Importantly, the law does not prohibit an employer from taking adverse action against an employee for cannabis use based on scientifically valid pre-employment drug screenings conducted through methods that do not screen for non-psychoactive cannabis metabolites. Conversely, no employee may be penalized as a result of a drug test imposed by the employer that finds the employee to have non-psychoactive cannabis metabolites in his or her hair, blood, urine, or other bodily fluids.
Employees and applicants in the building and construction trades, and those who are subject to mandatory federal background checks, are exempt from the protections of AB 2188. The law also does not preempt state or federal laws requiring applicants or employees to be tested for controlled substances as a condition of: employment, receiving federal funding or federal licensing-related benefits, or entering into a federal contract.
Senate Bill 523—No Discrimination Based on “Reproductive Health Decision Making”
This bill amends the California Fair Employment and Housing Act by adding “reproductive health decision making” as a new protected classification. The term is defined to include, but is not limited to, a decision to use or access a particular drug, device, product, or medical service for reproductive health, such as contraceptives or an abortion procedure. The law also prohibits an employer from requiring an employee or applicant to disclose information relating to the person’s reproductive health decision making.
Senate Bill 951—Increases Wage Replacement Rates Under Paid Family Leave Program
Existing California law allows employees to apply for Paid Family Leave (PFL) and State Disability Insurance (SDI), both of which provide partial wage replacement benefits when employees take time off of work for various reasons under the California Family Rights Act. Starting in 2025, low-wage earners (those who earn up to 70 percent of the state average quarterly wage) will be eligible for a higher percentage of their regular wages under the state’s PFL and SDI benefit programs. The increase in benefits paid under the two programs may result in more employees taking advantage of job-protected leaves.
Assembly Bill 257—Law-Making Council for Fast Food Employers
This bill creates a council of ten civilian appointees (the “Council”) with authority to create new employment laws for workers in fast food chains that have 100 or more locations nationwide. The Council is empowered to make laws concerning working conditions for these employees, including wages, health and safety, workplace security, leaves of absence, and protections against workplace discrimination and harassment.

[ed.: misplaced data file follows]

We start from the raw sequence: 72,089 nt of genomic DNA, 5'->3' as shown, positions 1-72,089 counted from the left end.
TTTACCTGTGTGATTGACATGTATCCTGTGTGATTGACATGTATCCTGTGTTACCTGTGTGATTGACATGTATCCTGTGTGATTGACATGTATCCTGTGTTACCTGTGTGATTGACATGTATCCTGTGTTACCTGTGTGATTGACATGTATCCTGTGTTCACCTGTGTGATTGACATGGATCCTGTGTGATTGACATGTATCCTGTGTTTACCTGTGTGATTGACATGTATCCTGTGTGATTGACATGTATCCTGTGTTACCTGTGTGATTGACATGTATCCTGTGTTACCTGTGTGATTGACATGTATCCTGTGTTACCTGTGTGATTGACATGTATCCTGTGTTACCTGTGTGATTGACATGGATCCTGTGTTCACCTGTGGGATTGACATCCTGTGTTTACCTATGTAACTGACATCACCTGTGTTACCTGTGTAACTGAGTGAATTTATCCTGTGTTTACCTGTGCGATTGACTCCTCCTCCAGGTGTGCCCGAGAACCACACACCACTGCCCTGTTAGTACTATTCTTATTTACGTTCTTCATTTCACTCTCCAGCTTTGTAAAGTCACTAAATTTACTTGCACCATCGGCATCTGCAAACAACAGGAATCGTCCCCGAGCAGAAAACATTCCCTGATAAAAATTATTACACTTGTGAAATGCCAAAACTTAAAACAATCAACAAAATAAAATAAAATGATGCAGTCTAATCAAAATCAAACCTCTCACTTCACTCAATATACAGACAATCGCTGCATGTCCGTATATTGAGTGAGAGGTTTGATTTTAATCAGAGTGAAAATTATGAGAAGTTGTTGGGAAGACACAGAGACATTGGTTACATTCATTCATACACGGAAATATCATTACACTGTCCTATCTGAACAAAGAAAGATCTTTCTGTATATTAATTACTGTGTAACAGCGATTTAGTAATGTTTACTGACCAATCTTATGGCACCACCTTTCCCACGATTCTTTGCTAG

AB 257 will apply not only to corporate fast food chains, but also to independent restaurant owners whose locations are part of a franchised brand. Specifically, the law will apply to “any set of restaurants consisting of 100 or more establishments nationally that share a common brand, or that are characterized by standardized options for decor, marketing, packaging, products, and services.” This means that mom-and-pop franchise owners of a single outlet within a franchised restaurant chain will be subject to the same standards regarding working conditions that are imposed on companies that own 100 or more restaurants.
For more detailed information on AB 257, see our alert, “California’s AB 257 greenlights civilian law-making council for large fast food employers and franchised brands.”
Senate Bill 1044—No Adverse Action During State of Emergency
This bill prohibits an employer, in the event of a state of emergency or an emergency condition, from taking or threatening adverse action against any employee for refusing to report to, or leaving, a workplace or worksite within the affected area because the employee has a reasonable belief that the workplace or worksite is unsafe. An “emergency condition” is defined to mean (1) a condition of disaster or extreme peril to the safety of persons or property at the workplace or worksite caused by natural forces or a criminal act, or (2) an order to evacuate a workplace, a worksite, a worker’s home, or the school of a worker’s child due to natural disaster or a criminal act. Notably, an “emergency condition” does not include a health pandemic.